That's because I am not Jewish.
After a few months enjoying the lower cost of living in AZ, I accidentally found out that I was "taken for Jewish."
A neighbor was drinking heavily and interrogating me how it had been growing up Jewish. Over and over again he asked (drunks tend to repeat) why Jewish families "push" their kids to succeed.
Over and over again, I told him that I wasn't Jewish.
His response: "Sure, try to hide it. I'd do the same thing. But 'everyone' knows you're Jewish."
No, that wasn't the first time that mis-identification had occurred.
I grew up in a partly Jewish area in pre-gentrified Jersey City, New Jersey. My body type is Eastern European. My accent is deep New York.
The drunk was right. Everyone did assume they knew I was Jewish. Finally I could connect the dots on why I wasn't able to break in socially.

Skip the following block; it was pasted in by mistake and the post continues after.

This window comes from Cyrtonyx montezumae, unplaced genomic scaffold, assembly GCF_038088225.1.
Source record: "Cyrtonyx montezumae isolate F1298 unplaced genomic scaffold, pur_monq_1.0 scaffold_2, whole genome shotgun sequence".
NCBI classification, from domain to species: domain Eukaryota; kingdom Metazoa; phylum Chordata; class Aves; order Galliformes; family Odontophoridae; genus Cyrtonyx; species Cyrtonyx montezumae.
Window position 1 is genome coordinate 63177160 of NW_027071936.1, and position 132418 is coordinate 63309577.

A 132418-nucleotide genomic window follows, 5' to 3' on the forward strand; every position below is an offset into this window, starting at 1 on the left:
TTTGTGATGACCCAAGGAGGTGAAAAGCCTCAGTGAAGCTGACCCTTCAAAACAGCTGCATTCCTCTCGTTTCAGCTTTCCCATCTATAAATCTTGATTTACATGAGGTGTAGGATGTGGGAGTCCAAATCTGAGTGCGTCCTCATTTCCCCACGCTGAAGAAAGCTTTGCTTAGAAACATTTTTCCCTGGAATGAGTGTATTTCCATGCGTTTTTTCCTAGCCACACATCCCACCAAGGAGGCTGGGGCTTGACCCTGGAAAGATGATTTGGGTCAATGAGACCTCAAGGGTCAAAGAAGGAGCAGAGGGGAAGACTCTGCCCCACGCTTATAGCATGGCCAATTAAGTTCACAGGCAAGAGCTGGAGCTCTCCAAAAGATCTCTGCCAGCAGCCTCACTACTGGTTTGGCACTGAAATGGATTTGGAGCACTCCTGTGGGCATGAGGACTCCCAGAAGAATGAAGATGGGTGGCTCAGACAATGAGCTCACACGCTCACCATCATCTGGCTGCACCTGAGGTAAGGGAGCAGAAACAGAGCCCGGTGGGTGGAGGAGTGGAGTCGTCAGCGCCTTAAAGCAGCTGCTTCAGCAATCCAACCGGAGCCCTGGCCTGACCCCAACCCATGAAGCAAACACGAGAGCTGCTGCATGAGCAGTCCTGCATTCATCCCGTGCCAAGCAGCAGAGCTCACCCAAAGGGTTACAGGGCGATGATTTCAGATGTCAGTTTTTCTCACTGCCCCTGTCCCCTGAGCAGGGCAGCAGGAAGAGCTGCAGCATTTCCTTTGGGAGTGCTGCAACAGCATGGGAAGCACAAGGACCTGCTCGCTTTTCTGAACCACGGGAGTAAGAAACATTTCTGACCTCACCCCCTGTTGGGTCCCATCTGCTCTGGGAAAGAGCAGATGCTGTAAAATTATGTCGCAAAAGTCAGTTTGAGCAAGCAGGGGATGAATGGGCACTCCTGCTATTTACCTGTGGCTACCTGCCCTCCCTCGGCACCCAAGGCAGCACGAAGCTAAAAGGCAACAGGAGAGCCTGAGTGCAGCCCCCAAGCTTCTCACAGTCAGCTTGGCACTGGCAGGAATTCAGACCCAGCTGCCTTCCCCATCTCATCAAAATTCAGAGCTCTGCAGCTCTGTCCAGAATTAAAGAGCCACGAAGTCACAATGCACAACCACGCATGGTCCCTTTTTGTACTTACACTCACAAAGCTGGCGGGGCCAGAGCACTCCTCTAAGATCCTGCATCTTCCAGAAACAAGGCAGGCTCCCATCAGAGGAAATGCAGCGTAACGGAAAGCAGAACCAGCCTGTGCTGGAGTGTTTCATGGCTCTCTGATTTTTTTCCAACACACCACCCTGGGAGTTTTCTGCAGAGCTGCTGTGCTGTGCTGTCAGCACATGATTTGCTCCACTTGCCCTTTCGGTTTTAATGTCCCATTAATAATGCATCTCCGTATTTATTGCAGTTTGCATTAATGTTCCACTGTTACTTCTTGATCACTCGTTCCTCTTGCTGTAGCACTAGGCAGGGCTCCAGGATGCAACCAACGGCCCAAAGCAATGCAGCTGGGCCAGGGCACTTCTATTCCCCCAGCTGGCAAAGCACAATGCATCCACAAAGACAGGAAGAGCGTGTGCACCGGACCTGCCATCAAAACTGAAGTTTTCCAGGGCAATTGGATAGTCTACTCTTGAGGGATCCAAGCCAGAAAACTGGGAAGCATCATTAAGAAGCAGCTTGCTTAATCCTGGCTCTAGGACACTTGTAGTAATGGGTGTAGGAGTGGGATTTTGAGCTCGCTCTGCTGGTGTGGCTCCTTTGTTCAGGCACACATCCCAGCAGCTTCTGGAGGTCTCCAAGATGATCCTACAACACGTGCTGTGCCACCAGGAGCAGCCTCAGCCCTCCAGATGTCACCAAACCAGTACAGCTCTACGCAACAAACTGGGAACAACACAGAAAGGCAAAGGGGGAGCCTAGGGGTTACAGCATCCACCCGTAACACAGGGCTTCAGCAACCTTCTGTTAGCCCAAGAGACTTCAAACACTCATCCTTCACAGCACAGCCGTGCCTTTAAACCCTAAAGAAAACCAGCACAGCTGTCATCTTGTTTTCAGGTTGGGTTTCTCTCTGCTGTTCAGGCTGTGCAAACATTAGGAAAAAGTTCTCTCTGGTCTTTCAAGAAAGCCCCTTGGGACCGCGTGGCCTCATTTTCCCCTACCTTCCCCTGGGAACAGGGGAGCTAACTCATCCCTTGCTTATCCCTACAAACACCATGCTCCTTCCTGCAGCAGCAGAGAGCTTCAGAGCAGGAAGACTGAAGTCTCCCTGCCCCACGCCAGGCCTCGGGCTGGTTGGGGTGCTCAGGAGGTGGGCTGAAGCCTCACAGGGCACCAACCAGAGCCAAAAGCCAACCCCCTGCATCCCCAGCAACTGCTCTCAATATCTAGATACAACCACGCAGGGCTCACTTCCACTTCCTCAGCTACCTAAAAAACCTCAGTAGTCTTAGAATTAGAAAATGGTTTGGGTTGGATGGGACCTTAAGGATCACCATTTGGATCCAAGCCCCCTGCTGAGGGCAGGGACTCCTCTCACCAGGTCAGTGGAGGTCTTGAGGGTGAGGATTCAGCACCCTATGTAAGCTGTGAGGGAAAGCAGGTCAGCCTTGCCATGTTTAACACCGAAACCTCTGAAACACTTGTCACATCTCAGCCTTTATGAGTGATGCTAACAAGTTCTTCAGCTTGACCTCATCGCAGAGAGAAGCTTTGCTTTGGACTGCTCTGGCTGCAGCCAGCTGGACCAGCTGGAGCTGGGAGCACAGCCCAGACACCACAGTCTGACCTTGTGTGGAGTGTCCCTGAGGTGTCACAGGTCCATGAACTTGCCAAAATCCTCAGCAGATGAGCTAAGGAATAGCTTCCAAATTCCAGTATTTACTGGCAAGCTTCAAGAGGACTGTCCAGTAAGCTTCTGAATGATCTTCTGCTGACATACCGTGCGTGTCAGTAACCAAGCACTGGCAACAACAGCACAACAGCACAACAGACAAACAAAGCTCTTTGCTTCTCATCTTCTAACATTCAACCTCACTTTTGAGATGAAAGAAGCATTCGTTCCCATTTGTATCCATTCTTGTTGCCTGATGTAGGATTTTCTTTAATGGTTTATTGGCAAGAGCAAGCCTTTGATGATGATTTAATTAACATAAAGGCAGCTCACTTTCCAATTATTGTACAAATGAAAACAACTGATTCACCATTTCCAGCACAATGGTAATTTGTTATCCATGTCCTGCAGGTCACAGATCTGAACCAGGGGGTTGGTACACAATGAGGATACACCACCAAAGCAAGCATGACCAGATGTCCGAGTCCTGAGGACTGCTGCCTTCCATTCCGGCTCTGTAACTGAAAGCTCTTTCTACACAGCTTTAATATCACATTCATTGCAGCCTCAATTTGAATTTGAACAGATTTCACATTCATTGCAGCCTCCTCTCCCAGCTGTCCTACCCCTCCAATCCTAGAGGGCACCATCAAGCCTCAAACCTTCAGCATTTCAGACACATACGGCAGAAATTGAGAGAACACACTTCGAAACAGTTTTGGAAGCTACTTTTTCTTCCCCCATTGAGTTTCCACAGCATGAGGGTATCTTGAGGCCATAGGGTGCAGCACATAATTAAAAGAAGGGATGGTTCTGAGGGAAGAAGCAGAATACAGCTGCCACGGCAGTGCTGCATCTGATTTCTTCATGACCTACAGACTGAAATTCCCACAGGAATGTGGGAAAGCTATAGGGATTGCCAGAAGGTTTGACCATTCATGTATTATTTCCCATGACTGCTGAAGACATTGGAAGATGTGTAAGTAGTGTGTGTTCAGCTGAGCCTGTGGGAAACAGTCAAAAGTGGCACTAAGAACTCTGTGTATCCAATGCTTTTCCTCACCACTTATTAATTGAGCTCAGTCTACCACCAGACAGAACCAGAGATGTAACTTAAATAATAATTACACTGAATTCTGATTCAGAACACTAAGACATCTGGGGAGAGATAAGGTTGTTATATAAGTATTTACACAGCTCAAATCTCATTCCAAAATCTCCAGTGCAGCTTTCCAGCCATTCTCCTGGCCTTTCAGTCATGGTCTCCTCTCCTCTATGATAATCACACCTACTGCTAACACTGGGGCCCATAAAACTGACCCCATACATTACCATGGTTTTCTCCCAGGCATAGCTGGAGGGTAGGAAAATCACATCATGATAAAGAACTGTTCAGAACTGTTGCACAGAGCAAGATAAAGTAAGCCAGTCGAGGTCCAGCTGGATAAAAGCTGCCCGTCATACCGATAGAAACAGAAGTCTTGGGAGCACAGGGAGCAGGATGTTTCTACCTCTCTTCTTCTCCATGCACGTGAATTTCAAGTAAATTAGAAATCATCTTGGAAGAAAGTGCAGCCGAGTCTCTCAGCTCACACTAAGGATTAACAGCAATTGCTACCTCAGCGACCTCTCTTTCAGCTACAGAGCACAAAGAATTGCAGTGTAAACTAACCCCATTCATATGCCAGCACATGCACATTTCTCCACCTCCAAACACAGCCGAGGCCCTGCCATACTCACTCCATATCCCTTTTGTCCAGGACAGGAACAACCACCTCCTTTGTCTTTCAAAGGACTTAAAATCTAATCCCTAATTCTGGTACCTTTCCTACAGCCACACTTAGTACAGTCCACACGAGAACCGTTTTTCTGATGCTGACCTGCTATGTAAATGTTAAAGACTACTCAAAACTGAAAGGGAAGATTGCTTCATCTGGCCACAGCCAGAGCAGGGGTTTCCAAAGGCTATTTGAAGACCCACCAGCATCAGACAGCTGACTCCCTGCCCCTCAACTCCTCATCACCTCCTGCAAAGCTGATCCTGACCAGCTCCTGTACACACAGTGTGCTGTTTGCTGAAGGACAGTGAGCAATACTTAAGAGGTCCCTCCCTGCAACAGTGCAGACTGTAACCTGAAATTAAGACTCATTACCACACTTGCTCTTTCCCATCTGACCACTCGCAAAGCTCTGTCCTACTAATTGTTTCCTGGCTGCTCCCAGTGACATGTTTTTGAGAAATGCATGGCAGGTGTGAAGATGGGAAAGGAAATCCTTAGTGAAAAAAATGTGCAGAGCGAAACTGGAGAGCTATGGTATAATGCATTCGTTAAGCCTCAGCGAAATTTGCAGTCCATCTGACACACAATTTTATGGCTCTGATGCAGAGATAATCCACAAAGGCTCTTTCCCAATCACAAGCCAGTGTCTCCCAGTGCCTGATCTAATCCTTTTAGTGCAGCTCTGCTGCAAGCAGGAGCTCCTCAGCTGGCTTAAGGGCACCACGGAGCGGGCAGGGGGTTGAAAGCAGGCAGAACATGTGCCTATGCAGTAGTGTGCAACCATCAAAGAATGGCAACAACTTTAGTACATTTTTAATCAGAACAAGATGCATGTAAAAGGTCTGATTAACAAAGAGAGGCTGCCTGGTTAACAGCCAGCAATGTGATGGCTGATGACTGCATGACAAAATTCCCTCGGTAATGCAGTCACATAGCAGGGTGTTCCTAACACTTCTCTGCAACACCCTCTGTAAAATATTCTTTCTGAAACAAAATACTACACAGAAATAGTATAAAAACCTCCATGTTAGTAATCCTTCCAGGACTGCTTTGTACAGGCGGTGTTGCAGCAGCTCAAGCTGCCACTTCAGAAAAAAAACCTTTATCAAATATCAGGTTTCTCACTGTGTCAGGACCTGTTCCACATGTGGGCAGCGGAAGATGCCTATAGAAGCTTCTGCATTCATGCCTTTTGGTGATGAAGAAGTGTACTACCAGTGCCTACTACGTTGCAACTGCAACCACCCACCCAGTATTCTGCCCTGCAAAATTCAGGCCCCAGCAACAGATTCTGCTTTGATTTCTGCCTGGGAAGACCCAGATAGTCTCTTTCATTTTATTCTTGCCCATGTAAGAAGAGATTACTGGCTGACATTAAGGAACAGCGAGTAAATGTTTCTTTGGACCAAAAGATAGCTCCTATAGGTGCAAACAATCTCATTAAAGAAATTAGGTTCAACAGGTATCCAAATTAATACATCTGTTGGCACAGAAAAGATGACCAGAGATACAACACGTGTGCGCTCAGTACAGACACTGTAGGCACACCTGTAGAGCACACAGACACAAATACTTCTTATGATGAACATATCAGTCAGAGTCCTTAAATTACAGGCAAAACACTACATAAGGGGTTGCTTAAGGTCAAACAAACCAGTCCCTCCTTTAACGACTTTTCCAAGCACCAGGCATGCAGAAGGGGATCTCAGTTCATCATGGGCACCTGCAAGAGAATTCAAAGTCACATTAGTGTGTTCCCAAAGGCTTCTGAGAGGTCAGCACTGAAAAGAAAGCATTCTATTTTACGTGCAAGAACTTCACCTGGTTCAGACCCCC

At the 27-month mark, I gave up and relocated to Eastern Ohio. Ironically, it is less expensive than Southern AZ.
The suffering from being discriminated against is unique.
It can range from not being allowed into the tribe as was the situation in AZ to alleged physical attacks and cyberbullying, as is occurring in Germany. Here is the media coverage of that.
The issue the Jews in Germany face is if they should placate, push back especially through litigation and legislation, or relocate. The latter is very difficult.
Get a second opinion about your marketing and advocacy communications. No pressure. No charge. Please contact Jane Genova, firstname.lastname@example.org or @genova_jane.